Cna yuo raed tihs? Olny 55 plepoe out of 100 can.

i cdnuolt blveiee taht I cluod aulaclty uesdnatnrd waht I was rdanieg. The phaonmneal pweor of the hmuan mnid, aoccdrnig to a rscheearch at Cmabrigde Uinervtisy, it dseno't mtaetr in waht oerdr the ltteres in a wrod are, the olny iproamt nt tihng is taht the frsit and lsat ltteer be in the rghit pclae. The rset c an be a taotl mses and you can sitll raed it whotuit a pboerlm. Tihs is bcuseae the huamn mnid deos not raed ervey lteter by istlef, but the wrod as a wlohe. Azanmig huh? yaeh and I awlyas tghuhot slpeling was ipmorantt!

quotes about seeing and making art

These quotes about the post just above it in this blog were gleaned from the twice-weekly email newsletter by Robert Glenn at www.painterskeys.com. Some of them support my opinions and some of them are good examples of with what I disagree.


The painter draws with his eyes, not with his hands. Whatever he sees, if he sees it clear (sic), he can put down. The putting of it down requires, perhaps, much care and labor, but no more muscular agility than it takes for him to write his name. Seeing clear (sic) is the important thing. (Maurice Grosser)

Paint what you see, not what you know. (Charles Hawthorne)

When you paint, try to put down exactly what you see. Whatever else you have to offer will come out anyway. (Winslow Homer)

Fundamentally, art is a way of seeing rather than of doing or making. (Alan Jarvis)

My work isn't about form. It's about seeing. I'm excited about seeing things, and I'm interested in the way I think other people see things. (Roy Lichtenstein)

It takes time to really see. Seeing is in itself an art. Perhaps that is what art is, the crystallization of a vision. (Mary Jean Malleux)

Any fool can learn how to paint. The trick is to learn how to see. (Dorothy MacCarthy

On the face of it, the easiest of all activities should be seeing what we see. In reality, it's the hardest. (Charles Movalli)

If only we could pull out our brain and use only our eyes. (Pablo Picasso)

The thing known and the thing seen are not the same. (Harriet Shor)

The mind stands in the way of the eye. (Arthur Stern)

Tuesday, September 2, 2008

facial recognition

To make a portrait you can benefit from some understanding of how people look at and recognize faces. There are two types of recognition systems: visual and emotional.

visual recognition of faces
Visual facial recognition occurs in a special, dedicated part of the brain: the fusiform gyrus in the right temporal lobe. Recognition of most other things occur elsewhere in the brain. So portraits go to a place in the brain that landscapes, still life paintings, etc do not go.

We have a great deal of information processing ("wetware") in our brains for facial recognition which probably includes facial expressions and body language as well. This is why figure drawing and portrait drawing are such a good exercises. Because we have this area of our brain dedicated to the task, we can tell very easily when there is a mistake. John Singer Sargent said that a portrait is "a likeness with a little something wrong around the mouth". I take this to mean that the brain's facial recognition ability can defeat even the best of us.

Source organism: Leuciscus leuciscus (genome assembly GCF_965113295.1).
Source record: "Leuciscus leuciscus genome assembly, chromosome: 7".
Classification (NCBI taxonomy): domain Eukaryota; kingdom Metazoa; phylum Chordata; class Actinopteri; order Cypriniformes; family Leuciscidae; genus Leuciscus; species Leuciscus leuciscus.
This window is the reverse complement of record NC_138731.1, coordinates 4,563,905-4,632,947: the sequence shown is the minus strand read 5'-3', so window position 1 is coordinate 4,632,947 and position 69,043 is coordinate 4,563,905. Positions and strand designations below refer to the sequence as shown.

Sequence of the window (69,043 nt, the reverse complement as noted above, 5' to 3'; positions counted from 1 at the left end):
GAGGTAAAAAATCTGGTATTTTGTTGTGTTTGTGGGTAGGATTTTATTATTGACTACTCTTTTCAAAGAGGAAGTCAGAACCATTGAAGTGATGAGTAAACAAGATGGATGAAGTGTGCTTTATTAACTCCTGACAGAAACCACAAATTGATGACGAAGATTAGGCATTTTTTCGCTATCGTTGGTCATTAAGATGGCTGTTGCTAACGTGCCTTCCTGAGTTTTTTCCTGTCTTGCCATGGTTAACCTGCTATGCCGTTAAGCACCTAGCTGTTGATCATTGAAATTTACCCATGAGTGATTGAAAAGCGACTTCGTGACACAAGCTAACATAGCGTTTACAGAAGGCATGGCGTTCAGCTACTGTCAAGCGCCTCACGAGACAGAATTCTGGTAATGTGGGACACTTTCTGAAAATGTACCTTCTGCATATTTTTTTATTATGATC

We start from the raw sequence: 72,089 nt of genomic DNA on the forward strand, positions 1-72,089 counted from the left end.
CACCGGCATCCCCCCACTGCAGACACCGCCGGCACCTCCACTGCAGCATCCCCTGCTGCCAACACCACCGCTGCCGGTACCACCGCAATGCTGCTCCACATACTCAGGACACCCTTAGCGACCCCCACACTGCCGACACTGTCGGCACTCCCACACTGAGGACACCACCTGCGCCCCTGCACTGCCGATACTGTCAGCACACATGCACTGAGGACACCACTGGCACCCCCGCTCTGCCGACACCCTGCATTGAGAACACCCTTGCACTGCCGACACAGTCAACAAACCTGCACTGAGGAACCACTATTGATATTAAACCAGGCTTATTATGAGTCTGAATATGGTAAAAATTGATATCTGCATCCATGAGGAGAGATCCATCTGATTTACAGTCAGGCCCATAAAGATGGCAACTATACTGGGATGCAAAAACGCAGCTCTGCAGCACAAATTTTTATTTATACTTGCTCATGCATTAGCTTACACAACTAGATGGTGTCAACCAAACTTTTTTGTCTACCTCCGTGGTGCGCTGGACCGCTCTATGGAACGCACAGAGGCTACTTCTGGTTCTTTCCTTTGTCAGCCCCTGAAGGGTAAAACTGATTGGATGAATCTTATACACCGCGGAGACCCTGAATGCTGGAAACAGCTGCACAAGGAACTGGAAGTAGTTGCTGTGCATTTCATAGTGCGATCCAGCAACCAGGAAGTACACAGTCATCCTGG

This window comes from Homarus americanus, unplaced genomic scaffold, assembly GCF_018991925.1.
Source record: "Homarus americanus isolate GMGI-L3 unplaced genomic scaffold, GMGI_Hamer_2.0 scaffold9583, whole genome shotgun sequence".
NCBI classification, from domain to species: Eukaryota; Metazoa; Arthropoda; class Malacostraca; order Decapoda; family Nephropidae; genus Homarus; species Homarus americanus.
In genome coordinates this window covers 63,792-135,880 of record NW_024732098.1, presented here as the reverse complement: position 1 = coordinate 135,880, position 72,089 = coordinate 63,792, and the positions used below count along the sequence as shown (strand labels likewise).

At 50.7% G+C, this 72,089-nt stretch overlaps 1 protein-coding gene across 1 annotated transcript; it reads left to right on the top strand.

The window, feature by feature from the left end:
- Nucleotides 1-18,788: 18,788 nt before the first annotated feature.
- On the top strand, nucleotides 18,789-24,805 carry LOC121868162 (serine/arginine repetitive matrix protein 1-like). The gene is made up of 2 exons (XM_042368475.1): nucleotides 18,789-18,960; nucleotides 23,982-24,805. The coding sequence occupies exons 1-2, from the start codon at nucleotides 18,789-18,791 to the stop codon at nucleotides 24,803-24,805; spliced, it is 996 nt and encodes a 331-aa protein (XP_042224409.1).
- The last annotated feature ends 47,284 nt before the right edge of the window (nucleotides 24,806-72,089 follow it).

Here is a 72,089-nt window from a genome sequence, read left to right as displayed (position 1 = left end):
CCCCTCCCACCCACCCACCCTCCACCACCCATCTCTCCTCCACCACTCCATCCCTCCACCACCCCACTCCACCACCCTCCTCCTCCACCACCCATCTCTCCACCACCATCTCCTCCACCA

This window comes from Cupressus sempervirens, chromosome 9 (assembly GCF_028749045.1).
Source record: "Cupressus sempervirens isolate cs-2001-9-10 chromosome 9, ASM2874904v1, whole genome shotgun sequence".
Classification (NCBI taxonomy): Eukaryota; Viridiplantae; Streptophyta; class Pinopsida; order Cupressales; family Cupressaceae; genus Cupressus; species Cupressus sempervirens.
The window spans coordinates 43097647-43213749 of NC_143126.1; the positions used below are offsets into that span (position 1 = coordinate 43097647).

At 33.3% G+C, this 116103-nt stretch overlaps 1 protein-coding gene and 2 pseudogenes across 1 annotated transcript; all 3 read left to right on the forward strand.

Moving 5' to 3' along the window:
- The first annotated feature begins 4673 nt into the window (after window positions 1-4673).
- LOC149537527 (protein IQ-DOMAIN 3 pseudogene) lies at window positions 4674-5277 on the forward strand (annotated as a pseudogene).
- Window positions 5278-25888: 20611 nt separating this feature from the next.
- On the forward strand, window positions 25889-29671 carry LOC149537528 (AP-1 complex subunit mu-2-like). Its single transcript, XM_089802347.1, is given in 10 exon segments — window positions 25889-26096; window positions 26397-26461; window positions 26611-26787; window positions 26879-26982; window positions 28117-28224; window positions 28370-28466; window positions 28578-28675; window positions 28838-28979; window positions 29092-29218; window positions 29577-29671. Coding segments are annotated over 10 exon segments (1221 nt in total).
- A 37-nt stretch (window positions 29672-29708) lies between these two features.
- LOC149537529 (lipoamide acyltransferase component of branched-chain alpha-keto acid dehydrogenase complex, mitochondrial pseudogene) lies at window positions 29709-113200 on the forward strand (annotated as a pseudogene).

It is much harder to spot something a little wrong, for example, with birds or even rainbows. In fact, many of the great artists painted and drew birds very badly. If, however, you happen to be a serious bird watcher, bird identification probably goes to the so-called facial recognition area also (it is obviously not only for faces but for recognition tasks that are important to the person). Consequently, you will probably be able to draw birds better than non bird watchers because you can be more critical of your results using the "facial recognition" part of the brain. Reubens has a rainbow in a painting with the colors going the wrong way.

On the other hand, if you turn a portrait upside-down, the image is not recognized by the brain as a face and does not go to the face recognition area but to the general recognition area. This can be helpful sometimes as all artists know.

Some computer programs searching video tapes for faces do so by looking for the color orange as understood by the computer which includes a dark valued orange which happens to be how the computer sees African American skin color. However, it is thought that the brain recognizes a face as if it were a barcode by looking at the pattern of light bands on the face, just this coarse pattern. This is similar to the artist's understanding of color and value on the face: forehead light, middle of face darker and redder, and lower part of the face gray even in women. This set of three "bars" switches the image as it travels from the eye to the face recognition area.